Sam Travis — D
Remember those couple of weeks when Travis seemed to double every at-bat? It didn't add up to great numbers. He hit .215 with a .656 OPS in sporadic playing time. Travis is the type of player Red Sox fans might be seeing more of if ownership's threats to slash payroll come to fruition. Travis is an anti-launch angle throwback who may never hit for much power, but could conceivably post an average on par with his lifetime .285 in the minors.
Marco Hernandez — D
Give Hernandez credit for perseverance after double shoulder surgery robbed him of basically two years. While he possesses some unique skills — few players get out of the box more quickly — he didn't show a lot as a potential utility man, especially defensively at second base. Hernandez is a free swinger (42 strikeouts, 3 walks) and was a favorite of former boss Dave Dombrowski. It'll be interesting to see if the next GM shares his enthusiasm.
Steve Pearce — F
From World Series MVP to useless to borderline retired, per the Boston Globe, Pearce has experienced a whirlwind 11 months. He showed up in less than tip-top shape and then played like it, batting just .180 with a home run. His season highlight was probably being called out by President Trump at the White House. At least he'll always have those five games in October of 2018.
Eduardo Rodriguez — A
Dombrowski deserves kudos for refusing to part with the high-upside lefty over the last three years. Acquired from the Orioles in 2014 for Andrew Miller, E-Rod finally put it together during a 19-win season that was one Matt Barnes blown save away in the season finale from being 20. He finally matched his stuff with results, turning potential into production. Still only 26 — he's younger than Josh Taylor! — Rodriguez looks like a future linchpin.
Chris Sale — D
An argument can be made that no one player contributed more to the downfall of the defending champs than Sale. Signed to a $145 million extension that pays him like an ace, Sale instead muddled through a strangely ineffective and injury-plagued campaign. While he had high points like striking out 17 Rockies, he also watched the Red Sox go just 10-15 in his 25 starts while posting a career-worst 4.40 ERA. And we still don't know if he needs surgery.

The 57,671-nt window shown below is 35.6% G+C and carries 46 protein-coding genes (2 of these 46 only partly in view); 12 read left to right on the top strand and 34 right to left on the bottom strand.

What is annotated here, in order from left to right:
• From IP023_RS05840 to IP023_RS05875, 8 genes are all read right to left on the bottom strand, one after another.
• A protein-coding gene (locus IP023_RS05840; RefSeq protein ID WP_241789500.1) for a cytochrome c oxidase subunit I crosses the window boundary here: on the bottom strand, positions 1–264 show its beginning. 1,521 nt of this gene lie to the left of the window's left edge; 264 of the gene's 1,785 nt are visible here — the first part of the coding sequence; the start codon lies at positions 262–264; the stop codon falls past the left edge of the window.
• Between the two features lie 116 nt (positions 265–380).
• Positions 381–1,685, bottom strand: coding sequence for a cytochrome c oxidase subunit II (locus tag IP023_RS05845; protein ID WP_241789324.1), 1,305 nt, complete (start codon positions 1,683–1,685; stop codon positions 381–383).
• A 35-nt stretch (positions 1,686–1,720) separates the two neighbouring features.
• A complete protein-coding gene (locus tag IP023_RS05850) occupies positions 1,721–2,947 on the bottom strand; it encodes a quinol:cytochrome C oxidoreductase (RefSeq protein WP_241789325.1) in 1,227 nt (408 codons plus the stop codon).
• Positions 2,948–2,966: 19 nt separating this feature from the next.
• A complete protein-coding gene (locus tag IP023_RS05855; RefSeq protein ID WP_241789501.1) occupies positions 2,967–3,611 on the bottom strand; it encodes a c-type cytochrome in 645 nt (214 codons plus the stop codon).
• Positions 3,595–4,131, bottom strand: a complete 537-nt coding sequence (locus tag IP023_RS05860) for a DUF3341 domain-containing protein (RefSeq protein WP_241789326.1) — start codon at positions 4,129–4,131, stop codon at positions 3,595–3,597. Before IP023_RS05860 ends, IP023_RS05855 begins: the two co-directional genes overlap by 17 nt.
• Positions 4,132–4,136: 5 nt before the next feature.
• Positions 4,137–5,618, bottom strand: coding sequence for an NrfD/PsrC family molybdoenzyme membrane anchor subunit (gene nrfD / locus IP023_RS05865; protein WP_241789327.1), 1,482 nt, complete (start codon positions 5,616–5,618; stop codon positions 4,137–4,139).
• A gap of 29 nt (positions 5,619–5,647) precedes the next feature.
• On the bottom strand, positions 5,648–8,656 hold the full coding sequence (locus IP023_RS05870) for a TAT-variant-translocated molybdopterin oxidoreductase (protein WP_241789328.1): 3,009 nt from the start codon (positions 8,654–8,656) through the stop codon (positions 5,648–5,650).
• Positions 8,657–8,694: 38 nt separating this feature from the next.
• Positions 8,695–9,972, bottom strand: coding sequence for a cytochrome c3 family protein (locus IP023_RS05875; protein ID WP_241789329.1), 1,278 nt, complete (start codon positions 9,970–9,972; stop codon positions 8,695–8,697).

David Price — D-plus
Let the record show that after pointlessly ripping Dennis Eckersley again in July over an innocuous quote in a feature story, Price did not win another game. He instead broke down, eventually requiring surgery to remove a cyst from his wrist. He only threw 107.1 innings with a 4.28 ERA, which simply isn't good enough to justify $30 million annually. He looks like an albatross moving forward, too, owed $96 million over the next three years.
Rick Porcello — D
Of the 75 pitchers to throw at least 150 innings, Porcello ranked dead last in ERA (5.52), and that was no mirage or case of bad luck. He allowed 79 extra base hits, a figure topped only by four pitchers, and roughly equivalent to what MVP candidate Alex Bregman produced offensively with the Astros. His grade would be lower, but Porcello took the ball every five days — which is more than Price and Sale can say — and he did gut out 14 wins. Who knows? Maybe he'll be back.
Nathan Eovaldi — F
Here's what $68 million bought the Red Sox: four legitimate starts, one arm surgery, and three months on the shelf. Eovaldi returned as a reliever in August and basically served as an opener down the stretch, and — Oh my God, the Red Sox owe him for three more years. It'd be nice to say that 2020 projects as a bounce-back season, but such optimism is rooted more in hope than fact. After posting a 5.99 ERA, Eovaldi will have as much to prove as anyone next year.
Brandon Workman — A
More like Workhorse. One season after being left off the World Series roster, Workman was one of the few members of the pitching staff to overachieve. Five years after going 1-10 as a starter and getting Tommy John surgery, Workman went 10-1 with a 1.88 ERA in relief. He was the toughest pitcher in baseball to hit, holding opponents to a league-leading .123 average, which is just comical. His combination of 95-mph fastball and hammer curve was devastating.
Matt Barnes — B
It's easy to forget that Barnes spent about six weeks as baseball's best reliever before overuse and repeated exposure to high-stress innings finally took their toll. After management made the dubious decision to open the season without a closer, Barnes found himself facing the heart of opposing lineups with the game on the line virtually every night. He thrived until June, when 15 appearances in 30 days wiped him out. He still finished with over 15 strikeouts per nine.
Marcus Walden — B
Ryan Brasier 2.0 emerged at age 30 as a real find, going 9-2 with a 3.81 ERA and leading the staff in relief innings at 78. Blessed with a wipeout slider and 95-mph fastball, Walden also showed some mental toughness, bouncing back from a June swoon to post a 1.23 ERA from mid-July to early September. The variance of relief performance makes predicting how he'll perform in 2020 an exercise in dart throwing (see Brasier), but he's a potential low-cost contributor, at least.